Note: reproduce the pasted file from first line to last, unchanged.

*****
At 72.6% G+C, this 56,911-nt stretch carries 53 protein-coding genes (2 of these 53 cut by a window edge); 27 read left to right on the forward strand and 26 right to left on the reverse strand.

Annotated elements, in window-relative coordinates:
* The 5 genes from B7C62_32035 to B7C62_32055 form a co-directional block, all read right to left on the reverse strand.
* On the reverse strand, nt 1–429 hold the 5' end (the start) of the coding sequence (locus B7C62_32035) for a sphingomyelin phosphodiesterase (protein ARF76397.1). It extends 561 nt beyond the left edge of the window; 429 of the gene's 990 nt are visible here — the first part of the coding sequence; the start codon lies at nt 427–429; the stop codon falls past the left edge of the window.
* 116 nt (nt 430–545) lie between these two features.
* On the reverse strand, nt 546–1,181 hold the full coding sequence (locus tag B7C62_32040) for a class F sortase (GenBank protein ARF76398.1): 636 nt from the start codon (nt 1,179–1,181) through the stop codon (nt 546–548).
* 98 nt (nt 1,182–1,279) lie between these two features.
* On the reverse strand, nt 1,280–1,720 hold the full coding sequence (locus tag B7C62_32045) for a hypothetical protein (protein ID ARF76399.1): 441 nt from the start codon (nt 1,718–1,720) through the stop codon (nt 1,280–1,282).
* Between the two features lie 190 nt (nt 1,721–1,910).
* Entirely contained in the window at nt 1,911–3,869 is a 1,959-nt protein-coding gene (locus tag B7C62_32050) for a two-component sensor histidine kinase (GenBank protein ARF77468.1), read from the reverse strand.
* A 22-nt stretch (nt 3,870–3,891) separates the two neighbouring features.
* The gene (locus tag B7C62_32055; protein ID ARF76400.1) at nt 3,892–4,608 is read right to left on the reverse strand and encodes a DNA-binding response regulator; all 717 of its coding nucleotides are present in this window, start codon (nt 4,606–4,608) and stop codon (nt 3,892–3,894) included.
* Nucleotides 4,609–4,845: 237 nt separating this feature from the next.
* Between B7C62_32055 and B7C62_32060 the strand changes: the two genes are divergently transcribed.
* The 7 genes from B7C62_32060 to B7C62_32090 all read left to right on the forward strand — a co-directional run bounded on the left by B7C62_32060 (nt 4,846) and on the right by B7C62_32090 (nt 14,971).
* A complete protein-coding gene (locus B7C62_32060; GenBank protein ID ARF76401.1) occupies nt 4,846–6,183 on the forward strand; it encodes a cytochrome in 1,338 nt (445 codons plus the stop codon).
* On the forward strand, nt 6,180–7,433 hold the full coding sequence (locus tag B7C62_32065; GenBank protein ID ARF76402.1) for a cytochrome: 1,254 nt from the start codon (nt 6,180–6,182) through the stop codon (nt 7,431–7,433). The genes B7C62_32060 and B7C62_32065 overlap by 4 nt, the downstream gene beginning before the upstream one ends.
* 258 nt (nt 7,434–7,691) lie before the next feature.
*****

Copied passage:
At 72.6% G+C, this 56,911-nt stretch carries 53 protein-coding genes (2 of these 53 cut by a window edge); 27 read left to right on the forward strand and 26 right to left on the reverse strand.

Annotated elements, in window-relative coordinates:
* The 5 genes from B7C62_32035 to B7C62_32055 form a co-directional block, all read right to left on the reverse strand.
* On the reverse strand, nt 1–429 hold the 5' end (the start) of the coding sequence (locus B7C62_32035) for a sphingomyelin phosphodiesterase (protein ARF76397.1). It extends 561 nt beyond the left edge of the window; 429 of the gene's 990 nt are visible here — the first part of the coding sequence; the start codon lies at nt 427–429; the stop codon falls past the left edge of the window.
* 116 nt (nt 430–545) lie between these two features.
* On the reverse strand, nt 546–1,181 hold the full coding sequence (locus tag B7C62_32040) for a class F sortase (GenBank protein ARF76398.1): 636 nt from the start codon (nt 1,179–1,181) through the stop codon (nt 546–548).
* 98 nt (nt 1,182–1,279) lie between these two features.
* On the reverse strand, nt 1,280–1,720 hold the full coding sequence (locus tag B7C62_32045) for a hypothetical protein (protein ID ARF76399.1): 441 nt from the start codon (nt 1,718–1,720) through the stop codon (nt 1,280–1,282).
* Between the two features lie 190 nt (nt 1,721–1,910).
* Entirely contained in the window at nt 1,911–3,869 is a 1,959-nt protein-coding gene (locus tag B7C62_32050) for a two-component sensor histidine kinase (GenBank protein ARF77468.1), read from the reverse strand.
* A 22-nt stretch (nt 3,870–3,891) separates the two neighbouring features.
* The gene (locus tag B7C62_32055; protein ID ARF76400.1) at nt 3,892–4,608 is read right to left on the reverse strand and encodes a DNA-binding response regulator; all 717 of its coding nucleotides are present in this window, start codon (nt 4,606–4,608) and stop codon (nt 3,892–3,894) included.
* Nucleotides 4,609–4,845: 237 nt separating this feature from the next.
* Between B7C62_32055 and B7C62_32060 the strand changes: the two genes are divergently transcribed.
* The 7 genes from B7C62_32060 to B7C62_32090 all read left to right on the forward strand — a co-directional run bounded on the left by B7C62_32060 (nt 4,846) and on the right by B7C62_32090 (nt 14,971).
* A complete protein-coding gene (locus B7C62_32060; GenBank protein ID ARF76401.1) occupies nt 4,846–6,183 on the forward strand; it encodes a cytochrome in 1,338 nt (445 codons plus the stop codon).
* On the forward strand, nt 6,180–7,433 hold the full coding sequence (locus tag B7C62_32065; GenBank protein ID ARF76402.1) for a cytochrome: 1,254 nt from the start codon (nt 6,180–6,182) through the stop codon (nt 7,431–7,433). The genes B7C62_32060 and B7C62_32065 overlap by 4 nt, the downstream gene beginning before the upstream one ends.
* 258 nt (nt 7,434–7,691) lie before the next feature.